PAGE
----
His work success made it easy to pivot to his passion for the CHamoru language.

‘It’s a part of me’

“I am at a point where I am 30 years into my career, and my daughters, they’re adults now, you know, adult-ish. So I don’t have to worry about them as much. I’m ready to do other stuff to focus on something.” he said. “The feeling that I’m getting is always how to save it, how to keep CHamoru (language) alive.”

“I grew up with my grandma and she only spoke CHamoru. She didn’t speak English,” he added. “I’m always hearing it, it’s a part of me, it’s always there.”

The original concept of i Sakman i Fino’ta was as a newspaper. “I wanted to have a crowdsourcing newspaper, but in CHamoru, so you have all these CHamorus across the states in all these different places writing in CHamoru on whatever’s happening in their community,” he said.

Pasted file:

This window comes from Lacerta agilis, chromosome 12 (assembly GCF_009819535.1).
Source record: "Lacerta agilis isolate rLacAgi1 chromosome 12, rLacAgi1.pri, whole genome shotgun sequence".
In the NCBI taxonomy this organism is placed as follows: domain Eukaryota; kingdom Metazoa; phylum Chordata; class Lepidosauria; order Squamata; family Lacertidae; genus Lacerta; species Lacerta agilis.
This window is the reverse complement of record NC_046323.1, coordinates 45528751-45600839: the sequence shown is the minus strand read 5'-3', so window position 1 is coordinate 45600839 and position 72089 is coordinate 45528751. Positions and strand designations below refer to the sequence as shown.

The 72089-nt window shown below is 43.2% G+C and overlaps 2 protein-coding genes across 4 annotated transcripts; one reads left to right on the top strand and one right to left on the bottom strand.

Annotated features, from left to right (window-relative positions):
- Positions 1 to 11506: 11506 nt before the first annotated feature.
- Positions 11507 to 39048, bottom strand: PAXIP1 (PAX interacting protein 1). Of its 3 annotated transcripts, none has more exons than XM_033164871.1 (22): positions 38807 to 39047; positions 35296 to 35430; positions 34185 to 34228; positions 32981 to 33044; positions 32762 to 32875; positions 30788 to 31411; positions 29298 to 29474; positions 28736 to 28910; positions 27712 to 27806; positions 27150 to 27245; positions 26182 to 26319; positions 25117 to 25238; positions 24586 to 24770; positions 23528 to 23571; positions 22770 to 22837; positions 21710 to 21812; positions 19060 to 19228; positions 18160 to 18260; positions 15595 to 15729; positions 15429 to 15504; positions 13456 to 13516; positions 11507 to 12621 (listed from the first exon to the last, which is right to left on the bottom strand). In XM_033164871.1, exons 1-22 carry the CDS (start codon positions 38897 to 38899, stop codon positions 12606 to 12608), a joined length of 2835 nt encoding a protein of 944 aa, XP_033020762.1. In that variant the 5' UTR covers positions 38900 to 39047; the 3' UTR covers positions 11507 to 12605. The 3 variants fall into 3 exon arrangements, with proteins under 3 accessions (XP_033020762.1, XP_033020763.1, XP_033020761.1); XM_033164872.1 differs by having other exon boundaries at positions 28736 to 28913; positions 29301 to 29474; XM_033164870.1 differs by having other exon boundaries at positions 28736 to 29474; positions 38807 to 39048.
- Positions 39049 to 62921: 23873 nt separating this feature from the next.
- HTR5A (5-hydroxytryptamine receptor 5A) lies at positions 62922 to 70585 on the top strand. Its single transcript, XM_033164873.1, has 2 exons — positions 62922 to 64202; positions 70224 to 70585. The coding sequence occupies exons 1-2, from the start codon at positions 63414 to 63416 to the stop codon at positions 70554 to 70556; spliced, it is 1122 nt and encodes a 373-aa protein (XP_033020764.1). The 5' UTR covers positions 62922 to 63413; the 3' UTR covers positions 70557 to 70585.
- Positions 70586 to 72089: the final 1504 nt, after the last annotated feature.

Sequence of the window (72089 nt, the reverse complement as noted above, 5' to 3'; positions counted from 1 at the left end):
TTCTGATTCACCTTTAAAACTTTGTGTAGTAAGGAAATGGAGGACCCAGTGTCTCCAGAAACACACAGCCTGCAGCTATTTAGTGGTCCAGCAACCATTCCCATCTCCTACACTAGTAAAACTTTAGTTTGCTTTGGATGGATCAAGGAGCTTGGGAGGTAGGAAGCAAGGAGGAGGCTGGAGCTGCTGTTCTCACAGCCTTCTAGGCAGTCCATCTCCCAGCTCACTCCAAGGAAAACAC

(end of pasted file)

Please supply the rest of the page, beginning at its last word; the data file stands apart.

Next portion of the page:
“Then we decided why just limit it to news, and now then it turned into anybody can write about anything as long as it’s in CHamoru.”

The site has since expanded to spoken CHamoru and CHamoru songs and an accompanying podcast coming soon.

‘Gotta use it all the time’

As a fellow CHamoru living in the diaspora, I was envious but proud of Benny Anderson Jr.’s zeal for our native language, especially since I experienced the mental trauma of being teased when not speaking perfect CHamoru.

CHamorus even have a word for this. “Appleng” is defined as the sprain of a body appendage, but it also connotes the “sprained” proficiency, grammar or enunciation of a speaker’s CHamoru.